Mr Ellison's company owns a chain of petrol stations and garages. He is also a customer of Barnley's Bank and has also asked for an overdraft, but in his case the bank is not willing to lend him the money.
1. What two things have influenced the bank manager's decision not to allow a credit in this case?
2. Why did Mr Ellison want the credit?
3. Was the bank manager sympathetic?
4. Did he offer an alternative, which might help Mr Ellison raise the money?
BARNLEY'S BANK Ltd
Chairman: B. Davenport F.I.D.
Mr P. Ellison Date: 19 November 20—
Ellison & Co. Ltd.
Bridgend IF31 3DF
Dear Mr Ellison,
I am sorry to inform you that we will not be able to offer the credit you asked for in your letter of 14 November.
You have had an overdraft in the past year, which partly influenced our decision, but there is also a credit squeeze at present, which has particularly affected loans to the service sector of the economy. I sympathize with you when you say that you have been offered a rare opportunity to expand your business if you can secure the £ 15,000 additional capital. With regard to this, may I suggest that if there are no other possibilities for you to raise the money, perhaps you could approach a Finance Corporation who might be willing to help.
I am sorry that we have to disappoint you in this matter, and hope that we may be of more help in the future.
I. Evans Manager
At 6.2.2 we looked at various methods of payment used in foreign trade. In this section we look in detail at two methods of payment, bills of exchange and documentary credits, and the way in which they involve banks at home and abroad.
Bills of exchange
A bill of exchange is an order sent by the drawer (the person asking for the money) to the drawer (the person paying) stating that the drawer will pay on demand or at a specified time the amount shown on the bill. If the drawer accepts the bill, he will sign his name on the face of it and date it. See 9.6.2.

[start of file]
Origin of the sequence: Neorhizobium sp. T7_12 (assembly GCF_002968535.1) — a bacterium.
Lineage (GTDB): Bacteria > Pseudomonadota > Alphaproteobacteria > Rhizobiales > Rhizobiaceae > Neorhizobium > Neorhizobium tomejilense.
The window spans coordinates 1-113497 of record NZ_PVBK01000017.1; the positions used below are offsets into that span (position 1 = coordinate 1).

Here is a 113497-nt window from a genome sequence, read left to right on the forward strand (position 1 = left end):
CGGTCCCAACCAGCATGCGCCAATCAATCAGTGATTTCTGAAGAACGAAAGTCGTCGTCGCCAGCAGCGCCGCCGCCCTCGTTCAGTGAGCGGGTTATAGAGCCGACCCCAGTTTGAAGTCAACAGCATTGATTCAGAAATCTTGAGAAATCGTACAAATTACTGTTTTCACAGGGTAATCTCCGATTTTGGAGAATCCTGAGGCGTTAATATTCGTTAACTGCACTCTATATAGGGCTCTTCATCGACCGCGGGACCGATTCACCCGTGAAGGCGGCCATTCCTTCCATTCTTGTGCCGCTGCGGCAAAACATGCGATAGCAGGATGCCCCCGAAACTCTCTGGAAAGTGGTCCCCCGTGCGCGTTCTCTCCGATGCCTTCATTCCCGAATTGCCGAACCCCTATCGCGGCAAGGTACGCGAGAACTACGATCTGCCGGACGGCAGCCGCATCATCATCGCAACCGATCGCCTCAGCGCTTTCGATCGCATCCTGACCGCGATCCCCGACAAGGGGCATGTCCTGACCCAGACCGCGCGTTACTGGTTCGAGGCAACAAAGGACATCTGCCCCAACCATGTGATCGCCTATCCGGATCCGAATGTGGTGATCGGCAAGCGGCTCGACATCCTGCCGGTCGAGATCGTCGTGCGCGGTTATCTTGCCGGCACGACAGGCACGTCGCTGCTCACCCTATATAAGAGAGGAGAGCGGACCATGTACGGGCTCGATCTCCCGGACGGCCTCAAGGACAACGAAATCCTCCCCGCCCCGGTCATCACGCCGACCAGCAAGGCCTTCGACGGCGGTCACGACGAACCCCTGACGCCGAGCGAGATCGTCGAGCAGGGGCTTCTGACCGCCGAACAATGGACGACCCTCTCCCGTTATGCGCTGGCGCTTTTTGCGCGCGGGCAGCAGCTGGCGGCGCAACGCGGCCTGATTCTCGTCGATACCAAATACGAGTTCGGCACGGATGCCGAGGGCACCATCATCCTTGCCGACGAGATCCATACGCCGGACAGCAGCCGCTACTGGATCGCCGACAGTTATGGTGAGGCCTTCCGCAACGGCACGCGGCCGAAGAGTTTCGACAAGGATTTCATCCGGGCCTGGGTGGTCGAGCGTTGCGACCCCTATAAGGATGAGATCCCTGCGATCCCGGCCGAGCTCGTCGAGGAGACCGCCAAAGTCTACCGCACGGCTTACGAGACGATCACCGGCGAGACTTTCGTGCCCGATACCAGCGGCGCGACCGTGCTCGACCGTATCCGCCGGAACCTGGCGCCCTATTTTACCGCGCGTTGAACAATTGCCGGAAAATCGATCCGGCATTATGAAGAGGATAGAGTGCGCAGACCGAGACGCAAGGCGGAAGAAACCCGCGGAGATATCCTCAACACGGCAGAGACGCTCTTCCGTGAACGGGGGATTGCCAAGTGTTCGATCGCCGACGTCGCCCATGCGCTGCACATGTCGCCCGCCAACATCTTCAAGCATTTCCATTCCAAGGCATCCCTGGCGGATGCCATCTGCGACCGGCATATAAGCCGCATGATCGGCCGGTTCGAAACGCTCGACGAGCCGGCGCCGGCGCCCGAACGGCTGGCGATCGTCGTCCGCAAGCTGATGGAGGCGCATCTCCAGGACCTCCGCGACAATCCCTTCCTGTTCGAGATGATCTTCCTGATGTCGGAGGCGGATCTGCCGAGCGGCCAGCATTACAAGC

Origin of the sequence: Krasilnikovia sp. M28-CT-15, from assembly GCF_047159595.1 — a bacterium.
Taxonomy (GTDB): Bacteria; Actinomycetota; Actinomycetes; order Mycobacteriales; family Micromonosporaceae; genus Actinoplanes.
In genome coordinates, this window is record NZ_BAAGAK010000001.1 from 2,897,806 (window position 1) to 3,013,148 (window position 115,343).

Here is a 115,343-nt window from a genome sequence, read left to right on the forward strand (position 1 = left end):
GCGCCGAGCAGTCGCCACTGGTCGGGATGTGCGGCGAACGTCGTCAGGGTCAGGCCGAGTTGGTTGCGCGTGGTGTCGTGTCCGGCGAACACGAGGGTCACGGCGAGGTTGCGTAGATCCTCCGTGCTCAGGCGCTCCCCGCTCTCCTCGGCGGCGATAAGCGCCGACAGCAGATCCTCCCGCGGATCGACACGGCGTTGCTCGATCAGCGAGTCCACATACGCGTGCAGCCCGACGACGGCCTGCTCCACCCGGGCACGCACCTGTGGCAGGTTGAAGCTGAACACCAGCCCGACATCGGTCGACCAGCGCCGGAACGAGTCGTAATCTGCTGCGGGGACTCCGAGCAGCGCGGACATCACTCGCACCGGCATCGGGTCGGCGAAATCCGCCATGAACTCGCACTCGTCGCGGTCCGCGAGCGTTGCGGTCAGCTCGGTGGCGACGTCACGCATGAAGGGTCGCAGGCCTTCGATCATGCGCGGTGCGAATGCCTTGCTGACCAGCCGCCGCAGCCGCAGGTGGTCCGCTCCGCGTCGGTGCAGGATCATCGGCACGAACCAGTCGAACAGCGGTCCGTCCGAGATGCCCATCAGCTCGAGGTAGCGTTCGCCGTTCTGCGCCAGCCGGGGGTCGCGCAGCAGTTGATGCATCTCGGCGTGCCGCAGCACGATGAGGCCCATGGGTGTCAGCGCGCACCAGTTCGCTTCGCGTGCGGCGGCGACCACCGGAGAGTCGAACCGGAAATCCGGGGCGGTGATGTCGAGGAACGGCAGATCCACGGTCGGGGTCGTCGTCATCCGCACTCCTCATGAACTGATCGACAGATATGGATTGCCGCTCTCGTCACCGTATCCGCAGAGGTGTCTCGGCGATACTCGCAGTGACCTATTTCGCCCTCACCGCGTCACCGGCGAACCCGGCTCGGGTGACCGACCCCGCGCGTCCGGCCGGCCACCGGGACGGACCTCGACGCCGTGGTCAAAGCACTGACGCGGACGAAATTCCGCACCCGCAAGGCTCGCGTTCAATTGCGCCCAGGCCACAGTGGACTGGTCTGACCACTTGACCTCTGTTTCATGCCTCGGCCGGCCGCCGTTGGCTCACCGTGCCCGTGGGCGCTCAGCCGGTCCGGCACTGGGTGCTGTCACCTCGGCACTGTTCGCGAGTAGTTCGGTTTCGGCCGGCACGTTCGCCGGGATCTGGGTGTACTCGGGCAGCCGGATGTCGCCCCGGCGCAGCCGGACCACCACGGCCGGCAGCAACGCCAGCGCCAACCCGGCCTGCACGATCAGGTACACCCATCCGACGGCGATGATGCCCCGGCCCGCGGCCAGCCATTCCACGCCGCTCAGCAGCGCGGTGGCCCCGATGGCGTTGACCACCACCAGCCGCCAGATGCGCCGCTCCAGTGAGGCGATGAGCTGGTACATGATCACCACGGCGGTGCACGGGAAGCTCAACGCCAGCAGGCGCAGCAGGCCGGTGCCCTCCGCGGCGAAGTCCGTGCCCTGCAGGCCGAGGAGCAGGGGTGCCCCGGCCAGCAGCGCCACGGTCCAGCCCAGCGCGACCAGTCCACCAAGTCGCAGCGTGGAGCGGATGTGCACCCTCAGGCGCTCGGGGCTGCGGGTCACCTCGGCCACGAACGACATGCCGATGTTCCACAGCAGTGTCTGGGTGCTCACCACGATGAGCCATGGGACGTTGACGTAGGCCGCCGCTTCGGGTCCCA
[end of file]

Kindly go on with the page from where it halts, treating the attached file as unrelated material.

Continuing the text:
The bill can be paid to a bank named by the drawer, or the drawer can name a bank he wants to use to clear the bill, as happens at 9.6.2. If this is the case, the bill will be kept in the drawer's bank until it is to be paid. When the bill is due it is presented to the paying bank. Such bills are said to be domiciled with the bank holding them.
A sight draft or sight bill is paid on presentation. In a documents against payment (D/P) transaction, the sight draft is presented to the importer with the shipping documents, and the importer pays immediately, i.e. 'on presentation' or 'at sight'.
A bill paid 'after date' or 'after sight' can be paid on or within the number of days specified on the bill. Therefore, '30 days after sight' means that the bill can be paid 30 days after it has been presented.
Overseas bills in the UK are known as foreign bills, and those used within the UK as inland bills. A clean bill is one that is not accompanied by shipping documents.
The advantage for the exporter of payment by bill is that the draft can be discounted, i.e. sold, to a bank at a percentage less than its value, the percentage being decided by the current market rates of discounting. So even if the bill is marked 90 days, the exporter can get his money immediately. The advantage for the importer is that he is given credit, provided the bill is not a sight draft. The bank, however, will only discount a bill if the buyer has a good reputation.
Bills can be negotiable if the drawer endorses the bill. If Mr Panton, the beneficiary of the bill at 9.6.2, wanted to pay another manufacturer, he could write on the back of the bill, i.e. endorse it, and the bill would become payable to the person who owned it. Mr Panton can endorse it specifically, i.e. make it payable only to the person named on the bill.
It is possible to send the bill direct to the importer, if he is well known to the exporter, or if not, to his bank which will hand it to him with the documents for either acceptance or payment.
A dishonoured bill is one that is not paid on the due date. In this case the exporter will protest the bill, i.e. he will go to a notary, a lawyer, who will, after a warning, take legal action to recover the debt.
The abbreviations B/E for bill of exchange and d/s for days after sight are often used. And you are now familiar with D/P, documents against payment and D/A, documents against acceptance.
Specimen letters and form: bill of exchange transactions